demonstrate changes in postural sway or EMG activity. Therefore, it appears that BP is maintained by
mechanisms other than changes in HR or LE muscle activity. Further research is needed to develop a better
understanding of how LE muscle activity, BP maintenance, and postural instability interact as individuals age
in order to develop effective interventions to reduce the incidence of falls in the older population.
(Include grant support if applicable)
Clinical Case Abstract Format:
Clinical Case Abstract narratives are limited to 500 words (not including spaces, title, author names,
or institutional affiliations).
The abstract must be informative, and should include the following specific subheadings:
HISTORY: (history of present injury/illness, past medical history, medications, etc.)
TEST AND RESULTS: (diagnostic tests performed and results, etc.)
le in ALL CAPS,
dent 2 spaces
t includes all
uired headings,
rd count ≤500
(Sample Clinical Case Abstract)
T. Walker Robinson, Nationwide Children’s Hospital Sports Medicine, Columbus, OH
HISTORY: A 13-year-old middle school baseball player noticed insidious onset of bilateral posterior thigh
pain at the end of spring baseball season. He played through the remaining week of the season. After taking
the summer off from baseball, he reported worsening bilateral posterior thigh pain (R > L) during the first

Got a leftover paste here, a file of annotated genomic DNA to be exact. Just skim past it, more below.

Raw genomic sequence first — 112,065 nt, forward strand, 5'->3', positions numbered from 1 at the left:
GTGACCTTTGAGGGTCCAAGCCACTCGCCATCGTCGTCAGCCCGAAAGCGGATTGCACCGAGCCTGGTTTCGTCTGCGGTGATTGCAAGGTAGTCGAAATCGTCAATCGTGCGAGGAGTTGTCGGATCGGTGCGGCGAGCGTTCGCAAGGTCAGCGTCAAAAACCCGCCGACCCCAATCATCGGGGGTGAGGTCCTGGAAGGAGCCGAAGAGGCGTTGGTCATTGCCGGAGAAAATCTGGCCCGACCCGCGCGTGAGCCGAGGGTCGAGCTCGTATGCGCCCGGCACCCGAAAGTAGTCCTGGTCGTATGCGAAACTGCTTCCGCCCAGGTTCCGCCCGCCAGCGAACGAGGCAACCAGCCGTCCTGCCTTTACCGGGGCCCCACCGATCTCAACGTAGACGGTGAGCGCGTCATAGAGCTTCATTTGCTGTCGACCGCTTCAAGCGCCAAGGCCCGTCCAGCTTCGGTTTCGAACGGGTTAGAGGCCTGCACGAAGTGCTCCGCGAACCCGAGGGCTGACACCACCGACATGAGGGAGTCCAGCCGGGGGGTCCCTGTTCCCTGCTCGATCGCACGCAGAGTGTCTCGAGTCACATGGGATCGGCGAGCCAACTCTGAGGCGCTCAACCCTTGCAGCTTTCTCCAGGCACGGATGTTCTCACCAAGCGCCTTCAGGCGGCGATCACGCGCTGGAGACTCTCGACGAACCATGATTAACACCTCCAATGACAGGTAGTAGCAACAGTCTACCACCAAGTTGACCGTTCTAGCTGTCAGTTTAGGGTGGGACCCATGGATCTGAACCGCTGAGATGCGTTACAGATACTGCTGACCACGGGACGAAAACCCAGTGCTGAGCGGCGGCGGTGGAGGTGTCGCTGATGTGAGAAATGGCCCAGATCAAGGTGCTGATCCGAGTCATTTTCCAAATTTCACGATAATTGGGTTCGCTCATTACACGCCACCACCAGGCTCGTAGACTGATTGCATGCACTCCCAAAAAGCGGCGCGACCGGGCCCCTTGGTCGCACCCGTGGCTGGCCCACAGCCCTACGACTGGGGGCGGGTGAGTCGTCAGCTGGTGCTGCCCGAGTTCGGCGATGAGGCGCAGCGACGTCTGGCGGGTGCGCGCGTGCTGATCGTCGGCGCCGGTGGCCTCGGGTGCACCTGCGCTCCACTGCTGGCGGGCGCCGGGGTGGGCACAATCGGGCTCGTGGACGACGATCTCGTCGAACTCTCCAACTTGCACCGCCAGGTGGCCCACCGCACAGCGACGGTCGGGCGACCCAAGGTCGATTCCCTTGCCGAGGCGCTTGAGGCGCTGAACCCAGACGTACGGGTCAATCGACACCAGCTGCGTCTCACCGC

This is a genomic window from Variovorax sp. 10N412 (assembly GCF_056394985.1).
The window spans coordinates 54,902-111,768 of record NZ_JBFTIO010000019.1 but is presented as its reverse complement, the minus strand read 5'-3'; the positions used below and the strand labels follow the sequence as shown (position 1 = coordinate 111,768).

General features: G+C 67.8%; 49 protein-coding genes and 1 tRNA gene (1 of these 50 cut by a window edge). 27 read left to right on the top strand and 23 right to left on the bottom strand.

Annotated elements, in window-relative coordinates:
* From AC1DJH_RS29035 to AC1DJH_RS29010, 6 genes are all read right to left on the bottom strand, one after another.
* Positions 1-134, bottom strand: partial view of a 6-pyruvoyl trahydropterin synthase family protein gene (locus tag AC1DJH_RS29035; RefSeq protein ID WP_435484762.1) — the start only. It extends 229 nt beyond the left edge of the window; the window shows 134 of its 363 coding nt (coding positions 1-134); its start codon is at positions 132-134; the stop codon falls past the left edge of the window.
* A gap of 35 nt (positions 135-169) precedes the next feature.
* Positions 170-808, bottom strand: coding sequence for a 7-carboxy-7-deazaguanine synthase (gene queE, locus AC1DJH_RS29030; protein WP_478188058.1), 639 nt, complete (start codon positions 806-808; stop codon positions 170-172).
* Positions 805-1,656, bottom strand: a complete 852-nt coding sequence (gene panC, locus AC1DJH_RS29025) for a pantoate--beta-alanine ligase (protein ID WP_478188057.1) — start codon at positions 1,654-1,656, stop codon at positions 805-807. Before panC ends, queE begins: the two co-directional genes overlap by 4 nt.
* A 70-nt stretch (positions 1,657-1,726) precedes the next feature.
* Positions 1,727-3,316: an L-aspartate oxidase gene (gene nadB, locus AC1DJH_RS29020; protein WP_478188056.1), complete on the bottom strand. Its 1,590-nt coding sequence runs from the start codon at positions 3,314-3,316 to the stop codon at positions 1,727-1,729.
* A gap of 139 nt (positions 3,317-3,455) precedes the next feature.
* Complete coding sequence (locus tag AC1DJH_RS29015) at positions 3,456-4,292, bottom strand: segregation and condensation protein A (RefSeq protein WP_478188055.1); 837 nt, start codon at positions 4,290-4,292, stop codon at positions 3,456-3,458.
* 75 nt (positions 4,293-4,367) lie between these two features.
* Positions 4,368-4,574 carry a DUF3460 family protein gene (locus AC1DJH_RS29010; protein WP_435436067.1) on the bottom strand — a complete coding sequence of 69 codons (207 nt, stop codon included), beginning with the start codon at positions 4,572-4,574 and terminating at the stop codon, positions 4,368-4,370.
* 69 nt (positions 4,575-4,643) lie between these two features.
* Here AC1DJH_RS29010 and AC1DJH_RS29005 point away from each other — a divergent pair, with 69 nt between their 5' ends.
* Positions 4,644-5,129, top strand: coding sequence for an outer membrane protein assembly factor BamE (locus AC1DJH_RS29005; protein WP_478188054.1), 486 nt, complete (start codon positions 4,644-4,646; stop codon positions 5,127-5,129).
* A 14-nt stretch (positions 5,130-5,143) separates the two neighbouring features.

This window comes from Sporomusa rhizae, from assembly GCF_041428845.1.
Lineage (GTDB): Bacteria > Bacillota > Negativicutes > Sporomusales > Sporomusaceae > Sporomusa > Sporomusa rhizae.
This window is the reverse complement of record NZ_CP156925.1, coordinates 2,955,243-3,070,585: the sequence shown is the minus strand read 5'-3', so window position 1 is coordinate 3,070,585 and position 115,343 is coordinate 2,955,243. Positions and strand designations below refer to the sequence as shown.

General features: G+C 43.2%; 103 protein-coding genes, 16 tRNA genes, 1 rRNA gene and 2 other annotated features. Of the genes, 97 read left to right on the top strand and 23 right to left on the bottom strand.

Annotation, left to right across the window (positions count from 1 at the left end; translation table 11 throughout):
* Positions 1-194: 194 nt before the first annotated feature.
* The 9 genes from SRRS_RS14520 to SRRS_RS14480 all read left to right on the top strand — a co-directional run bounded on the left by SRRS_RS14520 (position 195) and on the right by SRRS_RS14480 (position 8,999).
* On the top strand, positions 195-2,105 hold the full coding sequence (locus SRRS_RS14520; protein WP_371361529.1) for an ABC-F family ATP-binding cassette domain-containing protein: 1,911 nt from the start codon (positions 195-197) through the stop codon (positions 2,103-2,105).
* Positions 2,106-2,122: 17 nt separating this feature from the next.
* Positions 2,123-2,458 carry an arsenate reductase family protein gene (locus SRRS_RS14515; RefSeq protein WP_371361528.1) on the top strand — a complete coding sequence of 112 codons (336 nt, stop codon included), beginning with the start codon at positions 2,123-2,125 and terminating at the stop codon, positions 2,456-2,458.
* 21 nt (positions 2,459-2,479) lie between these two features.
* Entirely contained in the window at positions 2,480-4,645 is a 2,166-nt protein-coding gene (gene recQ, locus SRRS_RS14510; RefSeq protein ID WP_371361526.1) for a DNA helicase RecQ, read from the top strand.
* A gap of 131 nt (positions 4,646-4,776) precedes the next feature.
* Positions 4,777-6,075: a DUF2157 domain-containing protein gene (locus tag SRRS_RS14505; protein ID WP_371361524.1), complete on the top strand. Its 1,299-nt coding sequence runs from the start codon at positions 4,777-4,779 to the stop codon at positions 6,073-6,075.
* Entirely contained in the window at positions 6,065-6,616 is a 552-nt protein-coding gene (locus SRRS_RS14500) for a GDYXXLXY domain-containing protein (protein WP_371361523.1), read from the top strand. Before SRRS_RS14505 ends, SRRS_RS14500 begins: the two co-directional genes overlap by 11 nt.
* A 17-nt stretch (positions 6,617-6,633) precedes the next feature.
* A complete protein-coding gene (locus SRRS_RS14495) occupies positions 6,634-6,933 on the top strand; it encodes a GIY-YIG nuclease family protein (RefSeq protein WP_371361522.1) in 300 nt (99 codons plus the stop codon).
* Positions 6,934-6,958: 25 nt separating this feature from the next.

week of fall practice, especially with running. Of note, parents note that patient had grown over 7 inches
during the past 6 months.
PHYSICAL EXAMINATION: Gait was mildly antalgic, favoring left leg. No swelling, erythema, or
ecchymosis of bilateral thighs. Tenderness to palpation on bilateral ischial tuberosities, as well as bilateral
proximal- to mid-hamstrings (R > L). Tight hamstrings, with popliteal angle measuring 130 degrees on right
and 140 degrees on left. Also tender to palpation within bilateral distal quadriceps (R > L). Full ROM about
bilateral hips and knees. Strength limited due to pain in knee flexion. Neurovascularly intact.
DIFFERENTIAL DIAGNOSIS: The differential diagnosis includes ischial avulsion / apophysitis,
hamstring strain / contusion, and bony tumor.
TESTS AND RESULTS: Initial bilateral AP/lateral femur radiographs revealed
abnormal increased density in the anterior cortex of the right distal femoral metadiaphysis,
with irregular margins anteriorly, and with no obvious soft tissue mass or intramedullary destruction. Also
noted were mild cortical irregularities seen at the bilateral ischial tuberosities. Subsequent MRI imaging of the
femur with and without contrast revealed irregular
cortical thickening of the anterior, distal femur with a benign imaging appearance.
FINAL WORKING DIAGNOSIS: Our final working diagnosis was benign bony tumor (likely
osteochondroma vs. osteoid osteoma), with unrelated bilateral ischial apophysitis.
TREATMENT AND OUTCOMES: The patient was advised to refrain from physical activity while limping
and in pain. He was started twice-weekly formal physical therapy for core stabilization, hamstring/quadriceps
strengthening, stretching, and flexibility. Finally, he was functionally progressed back to sport-specific
activity with full resolution of pain and no limp.